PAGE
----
Two thrillers making their debut this week, "Case 39" from Viacom Inc.'s Paramount Pictures and Overture Films' "Let Me In" failed to crack the top five. "Case 39" had $5.35 million for seventh place and "Let Me In" earned $5.3 million in eighth.

Weekend sales for the top 12 films fell 4.94 percent to $87.5 million from $92 million a year earlier, Hollywood.com said. Year-to-date receipts total $8.19 billion, up 3.7 percent from $7.89 billion. Attendance has fallen 1.8 percent this year.

The following table has figures provided by studios to Los Angeles-based Hollywood.com Box-Office. The amounts are based on actual ticket sales for Oct. 1-2 and estimates for yesterday.

Rev. Avg./ Pct. Total Movie (mln) Theaters Theater Chg. (mln) Wks ================================================================ 1 THE SOCIAL NETWORK $23.0 2,771 $8,300 -- $23.0 1 2 LEGEND OF GUARDIANS 10.9 3,575 3,036 -33 30.0 2 3 WALL STREET 10.1 3,597 2,808 -47 35.9 2 4 THE TOWN 10.0 2,935 3,407 -36 64.3 3 5 EASY A 7.0 2,974 2,354 -34 42.4 3 6 YOU AGAIN 5.6 2,548 2,179 -34 16.4 2 7 CASE 39 5.4 2,211 2,420 -- 5.4 1 8 LET ME IN 5.3 2,021 2,622 -- 5.3 1 9 DEVIL 3.7 2,392 1,535 -44 27.4 3 10 ALPHA AND OMEGA 3.0 2,303 1,303 -37 19.0 3 11 RESIDENT EVIL 2.8 1,907 1,468 -43 56.6 4 12 INCEPTION 0.9 625 1,392 -30 288.4 12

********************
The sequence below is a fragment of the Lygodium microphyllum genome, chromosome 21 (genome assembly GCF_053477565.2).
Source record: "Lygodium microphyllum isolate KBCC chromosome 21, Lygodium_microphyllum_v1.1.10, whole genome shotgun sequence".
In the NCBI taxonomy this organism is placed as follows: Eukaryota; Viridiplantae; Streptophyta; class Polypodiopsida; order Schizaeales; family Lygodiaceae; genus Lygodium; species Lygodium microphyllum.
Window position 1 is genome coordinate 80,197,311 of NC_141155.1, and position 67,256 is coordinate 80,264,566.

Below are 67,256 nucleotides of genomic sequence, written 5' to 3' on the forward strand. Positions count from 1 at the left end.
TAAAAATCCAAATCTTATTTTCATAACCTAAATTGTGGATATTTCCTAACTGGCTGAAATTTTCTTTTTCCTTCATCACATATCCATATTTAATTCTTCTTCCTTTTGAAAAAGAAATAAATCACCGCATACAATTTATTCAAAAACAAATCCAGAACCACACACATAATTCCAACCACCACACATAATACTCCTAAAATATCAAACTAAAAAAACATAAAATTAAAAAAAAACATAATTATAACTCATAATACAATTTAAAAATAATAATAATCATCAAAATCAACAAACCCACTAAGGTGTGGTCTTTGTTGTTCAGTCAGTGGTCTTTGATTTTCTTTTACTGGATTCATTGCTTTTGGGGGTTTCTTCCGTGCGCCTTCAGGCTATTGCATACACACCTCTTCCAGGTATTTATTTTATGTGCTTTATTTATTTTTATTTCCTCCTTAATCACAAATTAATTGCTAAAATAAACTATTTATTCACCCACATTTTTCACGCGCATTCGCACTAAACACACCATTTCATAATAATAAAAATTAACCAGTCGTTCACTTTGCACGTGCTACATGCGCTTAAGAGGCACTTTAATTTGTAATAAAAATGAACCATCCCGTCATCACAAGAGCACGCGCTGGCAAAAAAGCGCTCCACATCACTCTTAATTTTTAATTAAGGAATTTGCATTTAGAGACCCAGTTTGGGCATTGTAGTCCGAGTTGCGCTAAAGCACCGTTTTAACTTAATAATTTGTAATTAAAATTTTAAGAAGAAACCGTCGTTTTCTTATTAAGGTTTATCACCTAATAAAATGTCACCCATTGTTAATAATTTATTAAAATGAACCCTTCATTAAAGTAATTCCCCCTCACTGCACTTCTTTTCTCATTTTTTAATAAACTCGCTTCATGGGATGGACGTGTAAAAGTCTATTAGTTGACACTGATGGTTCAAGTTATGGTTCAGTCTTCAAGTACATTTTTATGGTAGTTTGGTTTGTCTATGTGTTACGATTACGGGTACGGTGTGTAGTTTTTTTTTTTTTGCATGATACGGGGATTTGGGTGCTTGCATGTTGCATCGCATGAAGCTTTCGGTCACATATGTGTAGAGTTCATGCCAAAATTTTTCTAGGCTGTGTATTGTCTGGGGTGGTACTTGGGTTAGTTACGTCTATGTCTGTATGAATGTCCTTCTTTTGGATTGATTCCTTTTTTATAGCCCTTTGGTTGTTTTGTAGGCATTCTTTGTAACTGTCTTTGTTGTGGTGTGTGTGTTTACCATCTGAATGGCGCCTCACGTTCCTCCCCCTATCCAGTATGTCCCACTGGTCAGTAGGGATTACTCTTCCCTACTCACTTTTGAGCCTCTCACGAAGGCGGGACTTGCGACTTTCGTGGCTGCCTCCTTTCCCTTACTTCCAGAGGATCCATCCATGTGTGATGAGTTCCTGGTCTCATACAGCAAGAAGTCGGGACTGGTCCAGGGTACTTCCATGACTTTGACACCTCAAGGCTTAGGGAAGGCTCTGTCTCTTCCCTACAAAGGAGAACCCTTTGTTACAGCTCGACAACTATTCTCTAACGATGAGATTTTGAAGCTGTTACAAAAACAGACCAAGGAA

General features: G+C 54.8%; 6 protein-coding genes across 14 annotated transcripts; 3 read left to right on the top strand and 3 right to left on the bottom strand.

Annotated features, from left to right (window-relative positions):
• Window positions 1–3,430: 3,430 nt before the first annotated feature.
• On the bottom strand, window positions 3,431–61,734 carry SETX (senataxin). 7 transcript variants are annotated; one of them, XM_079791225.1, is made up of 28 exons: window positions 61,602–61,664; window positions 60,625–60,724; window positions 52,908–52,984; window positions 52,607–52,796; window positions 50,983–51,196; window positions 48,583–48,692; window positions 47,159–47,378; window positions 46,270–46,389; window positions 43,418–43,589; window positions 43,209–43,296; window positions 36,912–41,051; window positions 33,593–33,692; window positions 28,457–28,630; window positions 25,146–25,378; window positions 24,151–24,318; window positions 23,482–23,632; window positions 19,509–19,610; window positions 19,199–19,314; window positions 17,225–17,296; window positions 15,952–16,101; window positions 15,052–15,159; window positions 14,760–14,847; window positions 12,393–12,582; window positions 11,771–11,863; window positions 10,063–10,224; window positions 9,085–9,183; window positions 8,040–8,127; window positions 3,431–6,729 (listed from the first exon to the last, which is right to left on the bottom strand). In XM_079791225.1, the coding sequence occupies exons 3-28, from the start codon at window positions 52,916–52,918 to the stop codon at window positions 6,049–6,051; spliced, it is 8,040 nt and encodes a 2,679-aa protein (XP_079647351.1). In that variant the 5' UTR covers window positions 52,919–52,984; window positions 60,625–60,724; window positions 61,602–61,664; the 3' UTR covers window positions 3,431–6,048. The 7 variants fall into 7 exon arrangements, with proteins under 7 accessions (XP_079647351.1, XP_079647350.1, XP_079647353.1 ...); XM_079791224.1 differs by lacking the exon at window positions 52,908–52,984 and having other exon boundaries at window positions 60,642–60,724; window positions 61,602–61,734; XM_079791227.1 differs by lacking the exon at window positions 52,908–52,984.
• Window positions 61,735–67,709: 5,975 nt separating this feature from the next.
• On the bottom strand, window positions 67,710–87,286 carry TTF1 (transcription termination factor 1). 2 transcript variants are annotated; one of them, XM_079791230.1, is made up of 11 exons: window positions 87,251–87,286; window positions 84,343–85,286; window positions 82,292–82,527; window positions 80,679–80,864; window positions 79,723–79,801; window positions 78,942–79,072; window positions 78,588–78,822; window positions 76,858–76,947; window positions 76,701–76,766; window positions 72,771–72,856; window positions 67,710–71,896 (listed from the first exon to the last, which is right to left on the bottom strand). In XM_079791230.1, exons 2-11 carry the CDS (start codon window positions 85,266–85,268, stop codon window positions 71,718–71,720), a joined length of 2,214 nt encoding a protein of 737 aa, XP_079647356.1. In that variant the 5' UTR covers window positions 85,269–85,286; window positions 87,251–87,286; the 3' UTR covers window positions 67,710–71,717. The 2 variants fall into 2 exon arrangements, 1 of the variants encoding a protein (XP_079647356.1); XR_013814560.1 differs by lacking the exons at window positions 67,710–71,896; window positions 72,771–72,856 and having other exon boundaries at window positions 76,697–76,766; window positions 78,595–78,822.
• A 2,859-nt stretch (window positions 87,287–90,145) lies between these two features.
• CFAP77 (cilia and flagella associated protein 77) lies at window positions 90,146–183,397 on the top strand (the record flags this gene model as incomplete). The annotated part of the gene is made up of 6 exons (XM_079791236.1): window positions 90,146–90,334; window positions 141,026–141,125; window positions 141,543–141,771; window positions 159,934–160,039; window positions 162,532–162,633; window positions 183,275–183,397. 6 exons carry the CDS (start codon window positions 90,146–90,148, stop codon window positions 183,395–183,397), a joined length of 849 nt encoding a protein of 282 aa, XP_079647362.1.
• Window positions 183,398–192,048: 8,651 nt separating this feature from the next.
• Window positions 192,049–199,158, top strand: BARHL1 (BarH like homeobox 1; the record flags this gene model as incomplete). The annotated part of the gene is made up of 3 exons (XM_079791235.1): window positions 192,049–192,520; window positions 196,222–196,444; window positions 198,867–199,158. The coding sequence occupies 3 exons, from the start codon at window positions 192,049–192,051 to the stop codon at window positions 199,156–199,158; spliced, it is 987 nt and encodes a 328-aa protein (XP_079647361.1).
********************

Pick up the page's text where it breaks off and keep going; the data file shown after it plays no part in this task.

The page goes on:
Top 12 Films Grosses

This Week Year Ago Pct.

(mln) (mln) Chg. ===================================

$87.5 $92.0 -4.94

Year-to-date Revenue

2010 2009

YTD YTD Pct.

(mln) (mln) Chg. ===================================

$8,193 $7,898 3.7

Year-to-date Attendance: -1.79%

--Editors: Sylvia Wier, Julie Alnwick

To contact the reporters on this story: To contact the reporter on this story: Jim Efstathiou Jr. in New York at jefstathiou@bloomberg.net. Anthony Palazzo in Los Angeles at apalazzo@bloomberg.net

To contact the editor responsible for this story: Sylvia Wier at swier@bloomberg.net

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Suburban movie studio relocating operations to Detroit, looking for permanent site in city - Los Angeles Times

Posted: 30 Sep 2010 05:53 PM PDT

sns-ap-mi-michigan-movie-studio
DETROIT (AP) — A movie studio plans to relocate its operations from the suburb of Allen Park to Detroit.

Unity Studios announced the decision on Thursday, saying its initial plans to build sound stages and production offices will move forward in Detroit.

The studio's offices will be located at Wayne State University's TechTown business incubator until a permanent site is found.


Allen Park Mayor Gary Burtka says in a statement to the Detroit Free Press and The Detroit News that the studio "has not developed into the project its owners represented."

Allen Park officials had threatened to evict Unity Studios in May, claiming it had missed rent payments and not complied with lease requirements. The city and the studio later reached a deal to avoid eviction.

Copyright 2010 Associated Press. All rights reserved. This material may not be published, broadcast, rewritten, or redistributed.

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Movie Reviews: Conviction, Catfish, & It’s Kind of a Funny Story - Blackbookmag.com